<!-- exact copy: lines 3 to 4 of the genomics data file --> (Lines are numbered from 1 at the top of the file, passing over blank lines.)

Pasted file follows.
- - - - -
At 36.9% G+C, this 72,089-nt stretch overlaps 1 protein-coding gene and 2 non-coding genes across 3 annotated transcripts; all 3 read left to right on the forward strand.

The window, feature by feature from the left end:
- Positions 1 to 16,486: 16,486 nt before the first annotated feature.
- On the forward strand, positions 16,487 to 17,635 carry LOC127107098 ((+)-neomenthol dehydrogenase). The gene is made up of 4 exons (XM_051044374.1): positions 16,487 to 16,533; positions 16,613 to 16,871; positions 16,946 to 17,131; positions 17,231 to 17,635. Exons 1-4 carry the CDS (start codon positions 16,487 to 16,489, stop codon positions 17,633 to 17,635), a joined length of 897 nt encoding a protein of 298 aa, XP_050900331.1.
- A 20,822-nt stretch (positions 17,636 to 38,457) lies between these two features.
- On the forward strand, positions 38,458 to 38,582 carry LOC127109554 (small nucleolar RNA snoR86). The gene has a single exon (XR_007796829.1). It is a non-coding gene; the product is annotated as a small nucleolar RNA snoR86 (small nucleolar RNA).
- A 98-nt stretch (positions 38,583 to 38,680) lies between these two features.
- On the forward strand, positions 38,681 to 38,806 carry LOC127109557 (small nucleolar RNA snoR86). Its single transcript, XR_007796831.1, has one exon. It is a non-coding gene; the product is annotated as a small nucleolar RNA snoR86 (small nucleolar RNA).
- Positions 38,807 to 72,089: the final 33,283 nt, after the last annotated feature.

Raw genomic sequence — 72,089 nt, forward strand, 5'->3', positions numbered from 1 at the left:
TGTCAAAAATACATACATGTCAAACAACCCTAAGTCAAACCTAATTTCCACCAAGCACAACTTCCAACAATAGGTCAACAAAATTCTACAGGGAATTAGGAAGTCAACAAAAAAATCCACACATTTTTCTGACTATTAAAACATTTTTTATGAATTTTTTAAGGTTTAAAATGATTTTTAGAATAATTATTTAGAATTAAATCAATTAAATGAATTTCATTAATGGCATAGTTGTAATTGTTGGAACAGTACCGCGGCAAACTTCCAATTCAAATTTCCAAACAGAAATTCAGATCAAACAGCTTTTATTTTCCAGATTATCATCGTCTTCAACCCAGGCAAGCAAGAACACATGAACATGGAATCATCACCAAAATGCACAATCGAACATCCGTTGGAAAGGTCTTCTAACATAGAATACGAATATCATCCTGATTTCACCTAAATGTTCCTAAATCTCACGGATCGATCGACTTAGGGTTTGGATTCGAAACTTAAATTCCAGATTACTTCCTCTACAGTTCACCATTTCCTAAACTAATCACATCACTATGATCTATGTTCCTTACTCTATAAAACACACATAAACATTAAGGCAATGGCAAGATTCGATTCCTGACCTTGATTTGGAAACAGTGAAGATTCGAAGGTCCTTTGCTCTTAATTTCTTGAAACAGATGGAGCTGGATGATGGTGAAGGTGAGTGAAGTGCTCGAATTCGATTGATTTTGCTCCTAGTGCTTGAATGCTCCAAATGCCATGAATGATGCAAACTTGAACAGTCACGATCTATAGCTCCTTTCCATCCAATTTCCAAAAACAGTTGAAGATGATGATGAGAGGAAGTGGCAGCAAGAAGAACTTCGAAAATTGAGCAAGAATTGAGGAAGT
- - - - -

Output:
- Positions 1 to 16,486: 16,486 nt before the first annotated feature.
- On the forward strand, positions 16,487 to 17,635 carry LOC127107098 ((+)-neomenthol dehydrogenase). The gene is made up of 4 exons (XM_051044374.1): positions 16,487 to 16,533; positions 16,613 to 16,871; positions 16,946 to 17,131; positions 17,231 to 17,635. Exons 1-4 carry the CDS (start codon positions 16,487 to 16,489, stop codon positions 17,633 to 17,635), a joined length of 897 nt encoding a protein of 298 aa, XP_050900331.1.